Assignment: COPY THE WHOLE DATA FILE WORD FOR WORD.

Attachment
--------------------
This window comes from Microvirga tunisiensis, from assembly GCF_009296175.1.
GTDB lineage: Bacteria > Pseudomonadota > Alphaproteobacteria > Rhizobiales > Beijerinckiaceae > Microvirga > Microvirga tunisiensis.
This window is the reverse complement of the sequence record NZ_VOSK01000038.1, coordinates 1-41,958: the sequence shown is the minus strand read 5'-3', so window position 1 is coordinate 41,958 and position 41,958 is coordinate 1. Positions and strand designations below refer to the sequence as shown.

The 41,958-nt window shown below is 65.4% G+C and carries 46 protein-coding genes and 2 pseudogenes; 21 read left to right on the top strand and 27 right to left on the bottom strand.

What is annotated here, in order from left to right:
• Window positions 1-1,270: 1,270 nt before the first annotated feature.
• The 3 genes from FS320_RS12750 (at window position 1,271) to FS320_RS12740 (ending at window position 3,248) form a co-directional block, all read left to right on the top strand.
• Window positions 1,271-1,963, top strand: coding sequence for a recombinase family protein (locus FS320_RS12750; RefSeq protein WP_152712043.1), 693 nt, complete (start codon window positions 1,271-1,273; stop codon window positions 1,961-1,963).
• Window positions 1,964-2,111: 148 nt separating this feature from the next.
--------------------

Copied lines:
This window comes from Microvirga tunisiensis, from assembly GCF_009296175.1.
GTDB lineage: Bacteria > Pseudomonadota > Alphaproteobacteria > Rhizobiales > Beijerinckiaceae > Microvirga > Microvirga tunisiensis.
This window is the reverse complement of the sequence record NZ_VOSK01000038.1, coordinates 1-41,958: the sequence shown is the minus strand read 5'-3', so window position 1 is coordinate 41,958 and position 41,958 is coordinate 1. Positions and strand designations below refer to the sequence as shown.

The 41,958-nt window shown below is 65.4% G+C and carries 46 protein-coding genes and 2 pseudogenes; 21 read left to right on the top strand and 27 right to left on the bottom strand.

What is annotated here, in order from left to right:
• Window positions 1-1,270: 1,270 nt before the first annotated feature.
• The 3 genes from FS320_RS12750 (at window position 1,271) to FS320_RS12740 (ending at window position 3,248) form a co-directional block, all read left to right on the top strand.
• Window positions 1,271-1,963, top strand: coding sequence for a recombinase family protein (locus FS320_RS12750; RefSeq protein WP_152712043.1), 693 nt, complete (start codon window positions 1,271-1,273; stop codon window positions 1,961-1,963).
• Window positions 1,964-2,111: 148 nt separating this feature from the next.